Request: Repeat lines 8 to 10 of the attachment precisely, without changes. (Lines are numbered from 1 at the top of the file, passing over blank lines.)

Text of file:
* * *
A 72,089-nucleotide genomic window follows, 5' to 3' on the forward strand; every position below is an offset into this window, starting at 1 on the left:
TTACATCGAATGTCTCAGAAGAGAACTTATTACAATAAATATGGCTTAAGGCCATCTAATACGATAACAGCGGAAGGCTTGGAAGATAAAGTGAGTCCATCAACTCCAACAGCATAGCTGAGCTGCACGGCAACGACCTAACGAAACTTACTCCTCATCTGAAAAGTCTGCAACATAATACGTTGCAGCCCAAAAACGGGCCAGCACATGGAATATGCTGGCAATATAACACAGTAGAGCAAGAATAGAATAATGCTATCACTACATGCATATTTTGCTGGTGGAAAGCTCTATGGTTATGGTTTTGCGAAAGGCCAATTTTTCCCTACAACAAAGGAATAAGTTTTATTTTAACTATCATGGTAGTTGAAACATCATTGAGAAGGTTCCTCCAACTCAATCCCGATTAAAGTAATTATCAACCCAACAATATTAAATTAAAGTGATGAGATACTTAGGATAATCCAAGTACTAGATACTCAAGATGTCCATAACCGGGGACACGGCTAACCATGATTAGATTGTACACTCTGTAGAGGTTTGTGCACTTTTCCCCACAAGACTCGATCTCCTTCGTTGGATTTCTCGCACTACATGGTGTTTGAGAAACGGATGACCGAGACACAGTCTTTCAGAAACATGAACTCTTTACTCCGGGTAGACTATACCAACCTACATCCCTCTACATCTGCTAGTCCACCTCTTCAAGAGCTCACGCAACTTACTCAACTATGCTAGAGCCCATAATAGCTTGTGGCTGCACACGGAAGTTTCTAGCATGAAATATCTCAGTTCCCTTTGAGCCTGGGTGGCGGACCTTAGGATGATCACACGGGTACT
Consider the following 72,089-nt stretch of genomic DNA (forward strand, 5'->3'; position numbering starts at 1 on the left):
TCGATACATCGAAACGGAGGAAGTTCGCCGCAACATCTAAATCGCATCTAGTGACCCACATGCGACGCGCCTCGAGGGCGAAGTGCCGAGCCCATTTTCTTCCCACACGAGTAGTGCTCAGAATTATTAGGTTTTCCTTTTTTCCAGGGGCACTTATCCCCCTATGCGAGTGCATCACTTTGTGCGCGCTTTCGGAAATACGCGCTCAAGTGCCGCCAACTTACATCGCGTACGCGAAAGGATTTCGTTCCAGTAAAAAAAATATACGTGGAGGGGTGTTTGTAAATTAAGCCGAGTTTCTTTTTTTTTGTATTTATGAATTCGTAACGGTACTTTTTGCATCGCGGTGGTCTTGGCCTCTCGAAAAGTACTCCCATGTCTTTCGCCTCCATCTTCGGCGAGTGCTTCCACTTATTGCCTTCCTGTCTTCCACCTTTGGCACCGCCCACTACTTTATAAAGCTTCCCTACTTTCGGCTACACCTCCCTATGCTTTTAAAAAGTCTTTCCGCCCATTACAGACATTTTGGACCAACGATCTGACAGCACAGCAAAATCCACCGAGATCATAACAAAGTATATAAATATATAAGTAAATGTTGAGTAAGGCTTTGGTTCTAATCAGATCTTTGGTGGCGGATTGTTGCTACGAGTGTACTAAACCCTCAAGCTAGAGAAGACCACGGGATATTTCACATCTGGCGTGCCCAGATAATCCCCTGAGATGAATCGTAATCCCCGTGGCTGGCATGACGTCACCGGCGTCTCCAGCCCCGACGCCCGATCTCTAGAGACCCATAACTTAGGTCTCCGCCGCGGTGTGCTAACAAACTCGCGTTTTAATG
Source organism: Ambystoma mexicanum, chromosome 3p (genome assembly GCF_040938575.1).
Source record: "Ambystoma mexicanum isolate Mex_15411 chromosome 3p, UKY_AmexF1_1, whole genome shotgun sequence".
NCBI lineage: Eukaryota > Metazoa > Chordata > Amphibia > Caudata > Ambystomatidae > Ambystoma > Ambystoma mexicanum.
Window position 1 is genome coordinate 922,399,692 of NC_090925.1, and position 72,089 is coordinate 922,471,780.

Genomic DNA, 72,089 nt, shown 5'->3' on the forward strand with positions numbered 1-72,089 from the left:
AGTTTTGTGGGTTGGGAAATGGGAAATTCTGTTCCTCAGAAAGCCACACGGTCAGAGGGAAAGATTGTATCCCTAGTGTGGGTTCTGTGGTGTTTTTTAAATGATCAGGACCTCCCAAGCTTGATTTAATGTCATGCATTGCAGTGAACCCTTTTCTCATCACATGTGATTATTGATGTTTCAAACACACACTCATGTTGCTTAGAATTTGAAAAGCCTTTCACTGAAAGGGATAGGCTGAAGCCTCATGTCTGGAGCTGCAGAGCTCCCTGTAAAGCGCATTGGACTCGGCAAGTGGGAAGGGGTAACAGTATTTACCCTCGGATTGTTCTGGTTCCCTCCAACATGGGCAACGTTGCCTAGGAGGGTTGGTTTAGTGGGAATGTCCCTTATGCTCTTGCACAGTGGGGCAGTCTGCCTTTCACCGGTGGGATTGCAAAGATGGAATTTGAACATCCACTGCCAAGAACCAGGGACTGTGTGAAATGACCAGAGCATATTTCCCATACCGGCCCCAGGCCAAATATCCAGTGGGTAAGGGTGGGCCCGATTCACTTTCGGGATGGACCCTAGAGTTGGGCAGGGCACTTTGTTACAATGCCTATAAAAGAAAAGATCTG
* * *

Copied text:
Window position 1 is genome coordinate 922,399,692 of NC_090925.1, and position 72,089 is coordinate 922,471,780.

Genomic DNA, 72,089 nt, shown 5'->3' on the forward strand with positions numbered 1-72,089 from the left:
AGTTTTGTGGGTTGGGAAATGGGAAATTCTGTTCCTCAGAAAGCCACACGGTCAGAGGGAAAGATTGTATCCCTAGTGTGGGTTCTGTGGTGTTTTTTAAATGATCAGGACCTCCCAAGCTTGATTTAATGTCATGCATTGCAGTGAACCCTTTTCTCATCACATGTGATTATTGATGTTTCAAACACACACTCATGTTGCTTAGAATTTGAAAAGCCTTTCACTGAAAGGGATAGGCTGAAGCCTCATGTCTGGAGCTGCAGAGCTCCCTGTAAAGCGCATTGGACTCGGCAAGTGGGAAGGGGTAACAGTATTTACCCTCGGATTGTTCTGGTTCCCTCCAACATGGGCAACGTTGCCTAGGAGGGTTGGTTTAGTGGGAATGTCCCTTATGCTCTTGCACAGTGGGGCAGTCTGCCTTTCACCGGTGGGATTGCAAAGATGGAATTTGAACATCCACTGCCAAGAACCAGGGACTGTGTGAAATGACCAGAGCATATTTCCCATACCGGCCCCAGGCCAAATATCCAGTGGGTAAGGGTGGGCCCGATTCACTTTCGGGATGGACCCTAGAGTTGGGCAGGGCACTTTGTTACAATGCCTATAAAAGAAAAGATCTG